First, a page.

ALIA Schools National Online Forum – Digital Citizenship – Day 5


Digital Citizenship – Secondary School Focus

Today we ask participants to identify how you deal with digital citizenship in a secondary setting? What is the divide between what happens at home and school? We would also love to hear from people working in a P-12 environment on this issue.

We look forward to reading your comments.


12 thoughts on “ALIA Schools National Online Forum – Digital Citizenship – Day 5

  1. In our school where students all have their own devices we recognise that we need to give a message right from the start, and deliver it again in different contexts and at different stages throughout their secondary life.
    This needs to be a positive message of digital citizenship, alongside a message of empowerment. We need to skill them in ICT (even though they think they know everything) and this helps them to trust the messages we give them. This takes us back to ACARA and the idea of digital citizenship rather than just cyber safety.
    At my school we don’t ban phones, Skype, YouTube. These are the tools of our life and we need to know the etiquette and appropriate use of these. It is important that a dialogue is opened with the parents about our expectations and limitations. It is often interesting to see that our students have better etiquette with their devices in public than their parents. It is also true that our messages about behavior are often not modeled by parents.
    I suppose this means that it is more important than ever that we give the message, reinforce the message, monitor and deal with misuse and model the behavior we expect from the students ourselves (in terms of ethical use of images, correct use of copyright, use of phones). Model, message, model, message.
    And we need to have the same dialogue with the parents we have with the students.

  2. Often students know what is expected and involved in being good digital citizens. They need constant reminders, explicit statements of expectations, inclusion of standards in their feedback and assessment criteria to reinforce the importance. Along with this, when appropriate, students are guided through exploring practices and consequences. Telling them will not change behaviours.

    • Agreed. As we know students take more notice of assessment than anything else so when expectations are included (consistently) in feedback then the message somehow is more powerful.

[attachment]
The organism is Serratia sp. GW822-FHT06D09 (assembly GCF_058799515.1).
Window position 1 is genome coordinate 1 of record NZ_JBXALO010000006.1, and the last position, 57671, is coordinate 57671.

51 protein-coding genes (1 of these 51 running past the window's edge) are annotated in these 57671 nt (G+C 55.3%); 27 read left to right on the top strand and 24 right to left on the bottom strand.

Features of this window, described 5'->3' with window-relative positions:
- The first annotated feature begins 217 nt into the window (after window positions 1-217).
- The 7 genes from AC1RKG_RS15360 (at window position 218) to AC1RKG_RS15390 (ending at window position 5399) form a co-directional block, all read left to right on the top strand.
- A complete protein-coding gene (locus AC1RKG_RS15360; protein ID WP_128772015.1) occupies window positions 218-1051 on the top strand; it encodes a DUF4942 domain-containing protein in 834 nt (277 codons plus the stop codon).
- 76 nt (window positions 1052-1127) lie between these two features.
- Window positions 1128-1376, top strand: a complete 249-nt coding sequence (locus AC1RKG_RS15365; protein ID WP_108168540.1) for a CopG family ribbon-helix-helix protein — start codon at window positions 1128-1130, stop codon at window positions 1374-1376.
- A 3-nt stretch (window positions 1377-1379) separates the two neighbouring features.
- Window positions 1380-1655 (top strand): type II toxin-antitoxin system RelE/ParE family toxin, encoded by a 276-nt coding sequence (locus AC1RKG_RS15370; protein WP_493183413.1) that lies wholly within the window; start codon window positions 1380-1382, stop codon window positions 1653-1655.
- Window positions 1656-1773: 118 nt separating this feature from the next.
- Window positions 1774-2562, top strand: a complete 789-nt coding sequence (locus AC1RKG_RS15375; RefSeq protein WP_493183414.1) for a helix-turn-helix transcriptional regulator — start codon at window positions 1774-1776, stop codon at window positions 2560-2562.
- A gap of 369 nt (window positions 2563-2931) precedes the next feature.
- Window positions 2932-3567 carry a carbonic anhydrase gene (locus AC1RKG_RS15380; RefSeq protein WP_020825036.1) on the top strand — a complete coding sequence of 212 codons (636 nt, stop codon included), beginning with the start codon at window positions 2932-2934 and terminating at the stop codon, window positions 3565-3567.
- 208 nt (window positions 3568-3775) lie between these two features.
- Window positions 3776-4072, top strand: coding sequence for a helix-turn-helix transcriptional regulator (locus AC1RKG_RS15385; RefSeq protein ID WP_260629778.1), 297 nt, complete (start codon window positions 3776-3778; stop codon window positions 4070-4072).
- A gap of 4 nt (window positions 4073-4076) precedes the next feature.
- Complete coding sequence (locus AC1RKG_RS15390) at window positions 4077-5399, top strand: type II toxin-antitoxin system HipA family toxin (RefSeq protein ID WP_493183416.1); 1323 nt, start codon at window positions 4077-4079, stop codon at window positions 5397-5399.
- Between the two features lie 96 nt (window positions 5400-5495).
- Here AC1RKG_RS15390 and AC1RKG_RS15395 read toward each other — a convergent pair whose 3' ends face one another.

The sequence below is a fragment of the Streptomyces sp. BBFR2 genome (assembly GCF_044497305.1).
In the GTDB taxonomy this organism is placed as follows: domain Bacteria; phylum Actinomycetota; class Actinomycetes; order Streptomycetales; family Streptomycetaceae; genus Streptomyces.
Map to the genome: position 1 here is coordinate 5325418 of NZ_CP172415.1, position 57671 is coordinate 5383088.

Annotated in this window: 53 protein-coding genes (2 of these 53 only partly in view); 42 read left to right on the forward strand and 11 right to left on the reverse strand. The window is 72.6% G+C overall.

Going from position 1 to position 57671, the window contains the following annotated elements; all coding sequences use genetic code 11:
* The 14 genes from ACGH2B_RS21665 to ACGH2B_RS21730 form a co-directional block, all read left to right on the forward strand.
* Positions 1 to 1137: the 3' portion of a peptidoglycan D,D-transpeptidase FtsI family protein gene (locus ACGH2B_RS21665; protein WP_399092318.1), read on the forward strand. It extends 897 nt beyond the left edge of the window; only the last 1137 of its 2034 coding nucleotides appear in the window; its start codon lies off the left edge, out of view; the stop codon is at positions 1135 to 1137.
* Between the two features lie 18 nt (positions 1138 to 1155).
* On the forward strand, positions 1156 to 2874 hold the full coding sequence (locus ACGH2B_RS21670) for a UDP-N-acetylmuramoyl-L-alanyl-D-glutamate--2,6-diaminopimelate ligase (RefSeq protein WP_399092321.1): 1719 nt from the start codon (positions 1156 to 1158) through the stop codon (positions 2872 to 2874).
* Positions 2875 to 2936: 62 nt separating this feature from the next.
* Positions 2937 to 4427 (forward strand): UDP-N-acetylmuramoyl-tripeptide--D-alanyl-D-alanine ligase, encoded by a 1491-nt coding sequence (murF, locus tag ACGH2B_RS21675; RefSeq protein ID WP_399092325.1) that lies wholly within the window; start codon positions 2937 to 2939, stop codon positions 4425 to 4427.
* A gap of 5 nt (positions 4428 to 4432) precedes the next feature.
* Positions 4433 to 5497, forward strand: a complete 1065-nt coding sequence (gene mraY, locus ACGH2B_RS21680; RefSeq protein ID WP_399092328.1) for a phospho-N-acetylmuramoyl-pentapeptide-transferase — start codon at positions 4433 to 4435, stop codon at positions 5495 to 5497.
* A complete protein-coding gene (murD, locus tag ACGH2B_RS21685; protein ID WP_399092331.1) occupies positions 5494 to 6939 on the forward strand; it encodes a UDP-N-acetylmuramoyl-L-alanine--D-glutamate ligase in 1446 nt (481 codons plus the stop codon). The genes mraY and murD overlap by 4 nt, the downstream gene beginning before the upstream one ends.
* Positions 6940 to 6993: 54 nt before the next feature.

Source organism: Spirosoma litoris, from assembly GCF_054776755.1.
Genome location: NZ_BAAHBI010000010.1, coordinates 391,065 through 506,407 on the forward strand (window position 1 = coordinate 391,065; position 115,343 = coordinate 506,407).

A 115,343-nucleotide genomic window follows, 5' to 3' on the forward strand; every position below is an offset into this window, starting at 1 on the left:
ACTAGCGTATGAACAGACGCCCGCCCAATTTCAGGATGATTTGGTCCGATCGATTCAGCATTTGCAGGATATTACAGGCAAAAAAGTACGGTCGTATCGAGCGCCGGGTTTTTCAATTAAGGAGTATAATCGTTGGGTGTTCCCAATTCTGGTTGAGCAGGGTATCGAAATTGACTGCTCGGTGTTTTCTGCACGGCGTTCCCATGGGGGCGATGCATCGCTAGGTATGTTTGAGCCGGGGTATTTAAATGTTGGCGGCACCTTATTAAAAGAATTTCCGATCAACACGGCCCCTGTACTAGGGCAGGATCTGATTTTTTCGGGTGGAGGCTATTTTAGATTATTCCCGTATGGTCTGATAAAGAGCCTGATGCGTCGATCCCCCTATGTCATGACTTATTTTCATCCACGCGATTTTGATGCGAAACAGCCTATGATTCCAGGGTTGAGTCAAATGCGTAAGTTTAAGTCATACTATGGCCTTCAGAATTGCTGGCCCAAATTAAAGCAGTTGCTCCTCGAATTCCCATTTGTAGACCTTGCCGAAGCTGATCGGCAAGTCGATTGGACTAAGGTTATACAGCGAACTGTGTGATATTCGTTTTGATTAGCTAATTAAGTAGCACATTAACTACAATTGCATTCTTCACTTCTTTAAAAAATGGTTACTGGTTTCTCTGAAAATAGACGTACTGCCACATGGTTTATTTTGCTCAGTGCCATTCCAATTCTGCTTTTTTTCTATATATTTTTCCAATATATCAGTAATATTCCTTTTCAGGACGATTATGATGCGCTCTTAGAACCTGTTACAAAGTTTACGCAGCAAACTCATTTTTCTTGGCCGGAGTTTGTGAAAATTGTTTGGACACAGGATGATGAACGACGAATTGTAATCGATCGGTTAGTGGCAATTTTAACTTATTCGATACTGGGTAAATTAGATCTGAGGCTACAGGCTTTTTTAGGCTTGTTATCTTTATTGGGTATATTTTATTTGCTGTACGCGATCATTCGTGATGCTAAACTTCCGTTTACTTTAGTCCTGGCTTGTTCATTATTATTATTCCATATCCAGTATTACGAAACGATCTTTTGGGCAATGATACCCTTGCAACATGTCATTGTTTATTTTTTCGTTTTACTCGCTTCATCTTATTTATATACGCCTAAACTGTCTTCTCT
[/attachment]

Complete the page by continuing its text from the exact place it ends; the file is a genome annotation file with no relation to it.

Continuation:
• I second that Catherine. We are trying to embed such things in our assessment rubrics so that the students recognise their value.

  3. Students at high school level are exposed to many more opportunities to develop digital citizenship as parental controls lessen. While we can model good practice at school if it is not seen outside school it is less likely to be reinforced. Digital citizenship program for parents unfortunately are most likely to involve those who are genuinely interested, but perhaps not the ones who most need to receive the information. It is essential that information is provided and reinforced with practical use at many levels throughout school life.

    • Which is why there needs to be a program at all levels, and a message consistently given by the school which at least means that we have undertaken our duty of care when exposing young adults to the perils of online media. I agree that the message can be given but not always received in the way we want.

  4. Since we are a new school we have not had any influence over existing secondary students, who are pretty much used to doing what they want on the digital sphere and where many have several devices. We are attempting to drive home the dangers and requirement for responsible behaviour. To stress the concept of ‘creating a digital tattoo’ associated with their identities sounds to me as if it could resonate with the youth of today, and I would like to try and use that where I can. The ‘littlies’ will mimick the behaviour of the seniors…that is why the idea of a personal ‘digital citizenship agreement’ sounds wonderful to me. Perhaps with an end-of-year self-assessment to see how it was adhered to.

  5. At our College we run an ipad program from years 7-9 and a BYO device for years 10-12. Students and parents must sign an agreement at the start of each year – part of which acknowledges the values of being a good digital citizen. Phones are not banned and teachers are encouraged to take up digital modes of presenting curriculum. Digital citizenship is taught in context (in classes and pastoral sessions) and across all year levels. Teachers model appropriate behaviour, the College newsletter often has articles in it and the College Counsellors reinforce the idea of digital citizenship along with cybersafety in the presentations that they make to parents and students.

  6. Not being a teacher, this day’s comments are very interesting to me. What I have taken out of today is that one cannot force good practice on the students. We have to lead by example. The approach has to be holistic and it has to be ongoing – it is not like a one time lesson and then we move on. I like the idea of an agreement and a self assessment, perhaps a critical self reflection at the end of a year. Involving parents is a good idea but as Suzanne mentioned the interested ones who participate might not be the ones who really need it – a bit like preaching to the converted. Teachers can only do so much and it is usually the best they can.

    • Charlotte I am also not a teacher, but as you say we need to lead by example. We need to practice what we preach. We hear so many sad stories of social media and how not doing the right thing has lead to deaths, bullying and the like. Even if we only help a few by being seen to be doing the right thing, then we are doing our job. We can support the teachers in the process of them teaching digital safety.

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